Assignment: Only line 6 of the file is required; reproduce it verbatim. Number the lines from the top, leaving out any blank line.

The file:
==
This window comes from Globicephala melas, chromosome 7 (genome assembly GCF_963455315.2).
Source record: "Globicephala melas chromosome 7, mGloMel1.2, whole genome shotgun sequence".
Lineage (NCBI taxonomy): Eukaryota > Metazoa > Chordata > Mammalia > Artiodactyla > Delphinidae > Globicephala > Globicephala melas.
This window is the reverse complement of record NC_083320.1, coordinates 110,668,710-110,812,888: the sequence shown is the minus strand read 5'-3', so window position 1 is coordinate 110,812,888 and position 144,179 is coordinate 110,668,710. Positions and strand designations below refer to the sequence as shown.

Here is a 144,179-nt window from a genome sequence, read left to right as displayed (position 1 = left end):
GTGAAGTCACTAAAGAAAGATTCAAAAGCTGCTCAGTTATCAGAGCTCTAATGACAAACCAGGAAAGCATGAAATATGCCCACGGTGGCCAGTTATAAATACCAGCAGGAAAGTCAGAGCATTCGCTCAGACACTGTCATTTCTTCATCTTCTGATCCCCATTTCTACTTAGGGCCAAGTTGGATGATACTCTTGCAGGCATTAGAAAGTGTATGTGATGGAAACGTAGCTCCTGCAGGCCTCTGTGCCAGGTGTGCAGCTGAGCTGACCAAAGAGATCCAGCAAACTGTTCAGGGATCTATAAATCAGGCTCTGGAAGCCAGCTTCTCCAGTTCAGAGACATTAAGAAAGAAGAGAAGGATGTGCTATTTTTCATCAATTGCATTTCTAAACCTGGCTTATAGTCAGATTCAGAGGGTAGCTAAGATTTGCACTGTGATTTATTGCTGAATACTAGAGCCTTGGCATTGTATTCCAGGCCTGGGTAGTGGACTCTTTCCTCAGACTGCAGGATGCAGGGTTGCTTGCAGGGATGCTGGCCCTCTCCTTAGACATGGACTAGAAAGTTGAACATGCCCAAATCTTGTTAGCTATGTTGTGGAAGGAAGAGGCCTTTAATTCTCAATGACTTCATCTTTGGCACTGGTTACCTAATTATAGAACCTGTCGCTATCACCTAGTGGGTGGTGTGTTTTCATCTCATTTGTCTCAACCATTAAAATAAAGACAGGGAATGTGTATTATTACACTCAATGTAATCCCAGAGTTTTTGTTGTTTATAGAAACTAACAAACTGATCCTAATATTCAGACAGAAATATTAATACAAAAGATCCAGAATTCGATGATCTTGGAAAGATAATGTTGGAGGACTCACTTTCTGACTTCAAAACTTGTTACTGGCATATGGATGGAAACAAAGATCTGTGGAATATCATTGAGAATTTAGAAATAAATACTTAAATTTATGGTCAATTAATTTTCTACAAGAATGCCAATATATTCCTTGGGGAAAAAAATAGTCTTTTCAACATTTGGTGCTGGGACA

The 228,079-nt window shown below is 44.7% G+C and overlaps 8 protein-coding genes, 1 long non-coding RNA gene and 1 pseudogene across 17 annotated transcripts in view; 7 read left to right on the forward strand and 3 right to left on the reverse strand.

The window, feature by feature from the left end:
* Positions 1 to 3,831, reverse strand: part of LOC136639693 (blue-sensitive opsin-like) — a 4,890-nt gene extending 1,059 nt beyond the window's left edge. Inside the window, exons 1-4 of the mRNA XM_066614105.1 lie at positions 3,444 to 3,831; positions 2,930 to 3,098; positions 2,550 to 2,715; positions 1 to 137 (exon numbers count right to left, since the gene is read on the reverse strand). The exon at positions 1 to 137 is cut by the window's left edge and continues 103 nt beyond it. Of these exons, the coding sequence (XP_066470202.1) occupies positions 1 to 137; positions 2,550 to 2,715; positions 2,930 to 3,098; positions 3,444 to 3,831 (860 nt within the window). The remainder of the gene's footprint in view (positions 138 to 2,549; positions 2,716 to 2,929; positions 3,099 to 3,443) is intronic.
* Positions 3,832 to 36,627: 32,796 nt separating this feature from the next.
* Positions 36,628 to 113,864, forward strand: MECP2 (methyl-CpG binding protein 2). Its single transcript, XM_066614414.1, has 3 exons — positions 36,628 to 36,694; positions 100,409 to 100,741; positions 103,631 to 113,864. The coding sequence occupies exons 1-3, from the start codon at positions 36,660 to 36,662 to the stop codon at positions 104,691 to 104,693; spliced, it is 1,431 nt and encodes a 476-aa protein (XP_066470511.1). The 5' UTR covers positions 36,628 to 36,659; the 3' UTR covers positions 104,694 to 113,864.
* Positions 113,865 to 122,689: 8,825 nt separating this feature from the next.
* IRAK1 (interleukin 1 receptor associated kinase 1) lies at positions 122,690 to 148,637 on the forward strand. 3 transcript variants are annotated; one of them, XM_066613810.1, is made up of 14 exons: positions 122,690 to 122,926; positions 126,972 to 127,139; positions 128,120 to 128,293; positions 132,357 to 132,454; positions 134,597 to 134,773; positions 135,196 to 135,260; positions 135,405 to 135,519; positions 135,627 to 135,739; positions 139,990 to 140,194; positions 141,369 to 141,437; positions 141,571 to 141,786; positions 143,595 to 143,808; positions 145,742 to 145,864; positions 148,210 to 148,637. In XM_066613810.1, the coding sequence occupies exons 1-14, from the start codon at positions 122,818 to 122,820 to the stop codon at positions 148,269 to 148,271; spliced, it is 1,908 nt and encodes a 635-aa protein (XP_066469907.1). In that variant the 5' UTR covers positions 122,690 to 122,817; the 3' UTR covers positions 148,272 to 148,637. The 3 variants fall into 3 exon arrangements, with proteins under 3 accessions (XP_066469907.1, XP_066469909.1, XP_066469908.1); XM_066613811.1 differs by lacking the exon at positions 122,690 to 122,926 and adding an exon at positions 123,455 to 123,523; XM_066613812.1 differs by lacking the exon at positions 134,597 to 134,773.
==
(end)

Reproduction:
GTGAAGTCACTAAAGAAAGATTCAAAAGCTGCTCAGTTATCAGAGCTCTAATGACAAACCAGGAAAGCATGAAATATGCCCACGGTGGCCAGTTATAAATACCAGCAGGAAAGTCAGAGCATTCGCTCAGACACTGTCATTTCTTCATCTTCTGATCCCCATTTCTACTTAGGGCCAAGTTGGATGATACTCTTGCAGGCATTAGAAAGTGTATGTGATGGAAACGTAGCTCCTGCAGGCCTCTGTGCCAGGTGTGCAGCTGAGCTGACCAAAGAGATCCAGCAAACTGTTCAGGGATCTATAAATCAGGCTCTGGAAGCCAGCTTCTCCAGTTCAGAGACATTAAGAAAGAAGAGAAGGATGTGCTATTTTTCATCAATTGCATTTCTAAACCTGGCTTATAGTCAGATTCAGAGGGTAGCTAAGATTTGCACTGTGATTTATTGCTGAATACTAGAGCCTTGGCATTGTATTCCAGGCCTGGGTAGTGGACTCTTTCCTCAGACTGCAGGATGCAGGGTTGCTTGCAGGGATGCTGGCCCTCTCCTTAGACATGGACTAGAAAGTTGAACATGCCCAAATCTTGTTAGCTATGTTGTGGAAGGAAGAGGCCTTTAATTCTCAATGACTTCATCTTTGGCACTGGTTACCTAATTATAGAACCTGTCGCTATCACCTAGTGGGTGGTGTGTTTTCATCTCATTTGTCTCAACCATTAAAATAAAGACAGGGAATGTGTATTATTACACTCAATGTAATCCCAGAGTTTTTGTTGTTTATAGAAACTAACAAACTGATCCTAATATTCAGACAGAAATATTAATACAAAAGATCCAGAATTCGATGATCTTGGAAAGATAATGTTGGAGGACTCACTTTCTGACTTCAAAACTTGTTACTGGCATATGGATGGAAACAAAGATCTGTGGAATATCATTGAGAATTTAGAAATAAATACTTAAATTTATGGTCAATTAATTTTCTACAAGAATGCCAATATATTCCTTGGGGAAAAAAATAGTCTTTTCAACATTTGGTGCTGGGACA